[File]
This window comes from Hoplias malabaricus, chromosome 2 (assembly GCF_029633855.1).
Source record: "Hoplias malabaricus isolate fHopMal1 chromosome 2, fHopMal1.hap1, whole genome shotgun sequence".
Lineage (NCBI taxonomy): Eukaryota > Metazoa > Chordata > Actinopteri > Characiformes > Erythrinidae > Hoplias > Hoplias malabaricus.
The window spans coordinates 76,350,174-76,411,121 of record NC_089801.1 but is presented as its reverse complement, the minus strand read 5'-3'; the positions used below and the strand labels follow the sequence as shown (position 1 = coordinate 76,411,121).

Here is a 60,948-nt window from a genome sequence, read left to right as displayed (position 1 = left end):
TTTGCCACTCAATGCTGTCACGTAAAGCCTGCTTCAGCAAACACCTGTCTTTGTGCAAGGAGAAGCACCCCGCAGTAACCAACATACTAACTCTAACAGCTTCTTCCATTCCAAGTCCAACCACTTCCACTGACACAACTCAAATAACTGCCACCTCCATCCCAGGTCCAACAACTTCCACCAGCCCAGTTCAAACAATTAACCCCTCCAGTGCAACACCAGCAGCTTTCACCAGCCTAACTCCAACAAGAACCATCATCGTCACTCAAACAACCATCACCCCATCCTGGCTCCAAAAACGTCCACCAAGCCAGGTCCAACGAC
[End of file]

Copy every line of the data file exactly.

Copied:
This window comes from Hoplias malabaricus, chromosome 2 (assembly GCF_029633855.1).
Source record: "Hoplias malabaricus isolate fHopMal1 chromosome 2, fHopMal1.hap1, whole genome shotgun sequence".
Lineage (NCBI taxonomy): Eukaryota > Metazoa > Chordata > Actinopteri > Characiformes > Erythrinidae > Hoplias > Hoplias malabaricus.
The window spans coordinates 76,350,174-76,411,121 of record NC_089801.1 but is presented as its reverse complement, the minus strand read 5'-3'; the positions used below and the strand labels follow the sequence as shown (position 1 = coordinate 76,411,121).

Here is a 60,948-nt window from a genome sequence, read left to right as displayed (position 1 = left end):
TTTGCCACTCAATGCTGTCACGTAAAGCCTGCTTCAGCAAACACCTGTCTTTGTGCAAGGAGAAGCACCCCGCAGTAACCAACATACTAACTCTAACAGCTTCTTCCATTCCAAGTCCAACCACTTCCACTGACACAACTCAAATAACTGCCACCTCCATCCCAGGTCCAACAACTTCCACCAGCCCAGTTCAAACAATTAACCCCTCCAGTGCAACACCAGCAGCTTTCACCAGCCTAACTCCAACAAGAACCATCATCGTCACTCAAACAACCATCACCCCATCCTGGCTCCAAAAACGTCCACCAAGCCAGGTCCAACGAC